Party Store

Latest articles from "The Stranger":

The Meteoric Rise of Totchos(March 18, 2015)

I (LOVE) TELEVISION(TM)(March 18, 2015)

IT FOLLOWS(March 18, 2015)

THE HIGH LIST(March 18, 2015)

Why Is This Rogue Needle Exchange Handing Out Meth Pipes?(March 18, 2015)

No Other Road: A Reflection on The Book of Nightmares and the Death of Poet Galway Kinnell (1927-2014)(March 18, 2015)

Why Won't You Accept My Ello Invite?(March 18, 2015)

Other interesting articles:

Bury Me Deep Down Below: Masculine Sentimentality on the Turn-of-the-Century Australian Frontier
Outskirts (November 1, 2014)

Post Apocalyptic
The National Interest (January 1, 2015)

This Is Not a Game: Violent Video Games, Sacred Space, and Ritual
Iowa Journal of Cultural Studies (April 1, 2014)

The Human Species and the Good Gripping Dreams of H.G. Wells
Style (October 1, 2013)

Analysing the Discourse of the 'War on Terror' and its Workings of Power
Human Architecture (October 1, 2010)

In the Hall of the Vulcans
The National Interest (November 1, 2011)

Genre Labels on the Title Pages of English Fiction, 1660-1800
Philological Quarterly (January 1, 2011)

Publication: The Stranger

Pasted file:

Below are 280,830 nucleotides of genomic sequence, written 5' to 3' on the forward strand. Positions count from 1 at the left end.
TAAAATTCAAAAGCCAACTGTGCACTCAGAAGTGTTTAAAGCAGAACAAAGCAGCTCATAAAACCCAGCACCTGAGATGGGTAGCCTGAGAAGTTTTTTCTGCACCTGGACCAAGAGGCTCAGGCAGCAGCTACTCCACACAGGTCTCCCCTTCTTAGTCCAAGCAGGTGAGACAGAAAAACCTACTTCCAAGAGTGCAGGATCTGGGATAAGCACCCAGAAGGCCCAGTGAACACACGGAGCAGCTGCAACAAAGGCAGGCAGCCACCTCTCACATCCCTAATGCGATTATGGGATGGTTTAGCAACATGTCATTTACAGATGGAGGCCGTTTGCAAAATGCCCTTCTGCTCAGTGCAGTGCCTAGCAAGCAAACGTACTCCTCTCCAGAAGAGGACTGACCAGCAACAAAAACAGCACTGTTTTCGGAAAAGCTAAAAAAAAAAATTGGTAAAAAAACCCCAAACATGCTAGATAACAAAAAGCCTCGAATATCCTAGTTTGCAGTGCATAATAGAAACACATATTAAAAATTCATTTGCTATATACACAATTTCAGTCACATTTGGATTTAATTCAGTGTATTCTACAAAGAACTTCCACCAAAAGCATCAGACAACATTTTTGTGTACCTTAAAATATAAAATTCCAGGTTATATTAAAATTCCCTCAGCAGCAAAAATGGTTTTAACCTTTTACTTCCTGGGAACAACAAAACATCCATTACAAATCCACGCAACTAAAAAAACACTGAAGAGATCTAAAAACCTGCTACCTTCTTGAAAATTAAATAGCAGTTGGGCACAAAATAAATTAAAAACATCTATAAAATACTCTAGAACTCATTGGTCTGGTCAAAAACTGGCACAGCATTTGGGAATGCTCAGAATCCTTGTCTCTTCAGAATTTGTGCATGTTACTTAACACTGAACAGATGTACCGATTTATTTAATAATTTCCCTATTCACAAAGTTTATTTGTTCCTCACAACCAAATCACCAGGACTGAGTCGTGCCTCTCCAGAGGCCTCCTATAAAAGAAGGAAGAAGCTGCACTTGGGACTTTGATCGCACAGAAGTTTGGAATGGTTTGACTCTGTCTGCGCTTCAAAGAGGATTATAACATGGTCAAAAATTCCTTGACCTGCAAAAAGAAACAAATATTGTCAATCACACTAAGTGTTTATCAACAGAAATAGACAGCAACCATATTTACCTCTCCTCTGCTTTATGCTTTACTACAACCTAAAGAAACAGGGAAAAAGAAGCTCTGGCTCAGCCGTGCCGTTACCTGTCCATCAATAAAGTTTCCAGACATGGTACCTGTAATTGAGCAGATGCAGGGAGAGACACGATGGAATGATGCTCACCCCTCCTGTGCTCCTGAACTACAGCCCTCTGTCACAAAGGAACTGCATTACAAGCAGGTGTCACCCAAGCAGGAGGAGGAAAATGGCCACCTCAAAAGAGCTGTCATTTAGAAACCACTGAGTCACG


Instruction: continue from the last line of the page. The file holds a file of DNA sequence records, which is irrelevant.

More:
Author: Segal, Dave
Date published: February 10, 2011


Party Store

(In the Red) ****

Few genres are as staunchly purist as garage rock; that goes for both artists and fans. Devotees typically view deviations from the Pebbles/Nuggets template with suspicion, if not outright scorn. So the Dirtbombs' decision to cover nine Detroit techno classics is a bold middle finger to conventionality.

The Dirtbombs have proved to be adept at covers, as the burning R&B/soul homages of 2001's Ultraglide in Black evidenced. Party Store, though, represents an unprecedented reinvention of Motor City techno's driving, metronomic expanses. Using basic rock tools, the Dirtbombs-led by ex-Gories frontman Mick Collins-add an urgent rawness to the chilly majesty of tracks like Cybotron's "Cosmic Cars," Derrick May's "Strings of Life," and DJ Assault's "Tear the Club Up" and the percolating warmth of cuts like Innerzone Orchestra's "Bug in the Bassbin" and Inner City's "Good Life." With Party Store, the Dirtbombs have successfully converted a foreign currency into garage-rock gold. Everyone should cash in on it. DAVE SEGAL

The use of this website is subject to the following Terms of Use